The cats also help in socialization, especially with puppies.  Very young puppies get used to being around cats, and for older pups it gives us a chance to see how they will react to cats and helps us make recommendations about their placement in a home with cats.

10.  Do you get attached to the animals you foster?

Of our 10 animals, 7 are foster failures (a foster failure is an animal that is placed in foster care and never leaves because it finds a special place in your heart), so yes you do get attached.  It’s certainly easier to return a litter of 6 puppies that you’ve cleaned up after for 5 or 6 weeks – taking them out 8-10 times daily in snow, rain and mud than it is to return a single puppy you’ve been working one-on-one with for 2 months.

Each foster is different and you fall in love with them for different reasons, but we can’t keep them all.  It wouldn’t be fair to the animals, and we wouldn’t be able to continue fostering.  That doesn’t mean we haven’t cried returning a foster, but the shelter staff makes it so much easier for us because of the time and care they take in matching the animals with their forever homes, and it’s always great to hear they’ve been adopted!

11.  Can you tell us about a memorable animal who came through your home?

There have been many over the years that stand out, but the one that will always have a special place in our hearts is Lefty. When we took Lefty, a Boston Terrier, he was 10 weeks old.  He had been surrendered the shelter along with his parents and four siblings.  They were all underweight, heavily parasitized, had respiratory problems and eye infections.  By the time we took him he had been dewormed, his right eye had ruptured and been removed, and he was regurgitating his food every time he ate.  He was diagnosed with Persistent Right Aortic Arch (PRAA), a congenital defect that constricts the esophagus at the heart base (also known as megaesophagus), a condition that would require open chest surgery to repair.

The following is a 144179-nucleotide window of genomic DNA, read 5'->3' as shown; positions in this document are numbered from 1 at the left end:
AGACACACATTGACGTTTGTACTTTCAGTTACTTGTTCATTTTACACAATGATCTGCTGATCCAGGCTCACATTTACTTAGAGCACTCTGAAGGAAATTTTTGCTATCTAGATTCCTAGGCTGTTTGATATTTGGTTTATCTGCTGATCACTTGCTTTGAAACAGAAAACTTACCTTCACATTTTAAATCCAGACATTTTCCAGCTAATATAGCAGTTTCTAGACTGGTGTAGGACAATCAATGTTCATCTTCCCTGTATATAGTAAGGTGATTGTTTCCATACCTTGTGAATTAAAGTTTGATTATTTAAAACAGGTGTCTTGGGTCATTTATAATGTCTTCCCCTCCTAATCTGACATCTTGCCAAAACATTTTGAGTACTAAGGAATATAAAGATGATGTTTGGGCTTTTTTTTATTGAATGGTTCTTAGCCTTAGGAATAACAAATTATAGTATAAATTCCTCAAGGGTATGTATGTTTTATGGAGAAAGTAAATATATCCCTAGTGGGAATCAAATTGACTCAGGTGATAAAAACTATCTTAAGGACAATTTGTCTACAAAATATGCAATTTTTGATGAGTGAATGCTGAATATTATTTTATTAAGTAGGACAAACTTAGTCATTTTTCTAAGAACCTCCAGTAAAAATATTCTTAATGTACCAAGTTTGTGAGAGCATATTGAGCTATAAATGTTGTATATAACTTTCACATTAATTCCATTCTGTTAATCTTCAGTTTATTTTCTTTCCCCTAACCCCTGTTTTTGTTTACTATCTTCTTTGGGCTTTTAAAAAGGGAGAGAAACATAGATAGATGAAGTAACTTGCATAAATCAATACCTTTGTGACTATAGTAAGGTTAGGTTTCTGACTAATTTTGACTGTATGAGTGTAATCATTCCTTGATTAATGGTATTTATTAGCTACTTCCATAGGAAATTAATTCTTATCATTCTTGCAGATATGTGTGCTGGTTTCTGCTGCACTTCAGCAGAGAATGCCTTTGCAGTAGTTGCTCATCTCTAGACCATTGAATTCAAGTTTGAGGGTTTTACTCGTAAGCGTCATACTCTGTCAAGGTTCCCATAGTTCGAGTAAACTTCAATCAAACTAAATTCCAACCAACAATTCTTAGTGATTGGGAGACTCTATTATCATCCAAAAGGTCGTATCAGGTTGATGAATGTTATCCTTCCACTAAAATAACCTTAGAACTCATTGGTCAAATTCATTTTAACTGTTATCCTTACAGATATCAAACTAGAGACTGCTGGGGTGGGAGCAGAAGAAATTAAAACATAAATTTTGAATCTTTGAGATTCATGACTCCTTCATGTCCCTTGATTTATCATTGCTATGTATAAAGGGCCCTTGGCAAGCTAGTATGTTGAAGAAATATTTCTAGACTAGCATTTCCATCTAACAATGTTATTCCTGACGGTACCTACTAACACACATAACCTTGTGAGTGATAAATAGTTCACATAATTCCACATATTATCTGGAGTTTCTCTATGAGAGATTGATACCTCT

His care was intense.  He had to be fed in an upright position with his neck elevated. He was fed a dog food gruel that he would lick off my fingers, a very tiny amount at a time.  Feeding sessions lasted about an hour each, 5-6 times daily.  If he ate too much or too fast, he would regurgitate it and we would have to start all over again. Despite all his medical problems, he has such a wonderful attitude, loving and playful. Needless to say, he spent a lot of time in my arms and we bonded quickly.  We went to Angell Memorial for a surgical consultation and spent a month working on getting his weight up in preparation of his surgery.

His surgery was difficult, but he hung in there and was released 2 days later with medication for an ear infection, pneumonia, and a partially collapsed lung.  I continued to feed him upright at first, gradually transitioning to an elevated dish (still gruel), then eating canned dog food from a bowl on the floor.  He became more energetic with each passing day and continued to gain weight steadily but still fell asleep in my arms each night.                                                                                      

At the same time, the shelter was evaluating adoption applications looking for the perfect family to adopt him.  When they choose a family we met with them at the shelter so they could meet Lefty and see for themselves just how special he was. They also came along to his follow-up appointment at Angell to meet his doctor and learn what care Lefty would need going forward.

Two months after we took him in, we returned to the shelter and gave him to his forever family.  This wonderful family took him into their lives and hearts unconditionally, knowing that he was still recovering, still required special care and that complications could still arise at any time.  It was a dream come true for us, but still left a hole in our hearts. His picture is on our refrigerator and I think of him often.  Last we heard he was doing great, eating moistened dry dog food on his own and spreading his love.

12.  What do you find most fulfilling about being involved with foster care?

It is very rewarding to know that the love, care and time we give to a foster animal provides the shelter with useful information that helps the shelter in placing them with their forever families.  It’s also great to get feedback from the shelter when they hear from an adoptive family.  Knowing they are loved and happy makes it all worth it.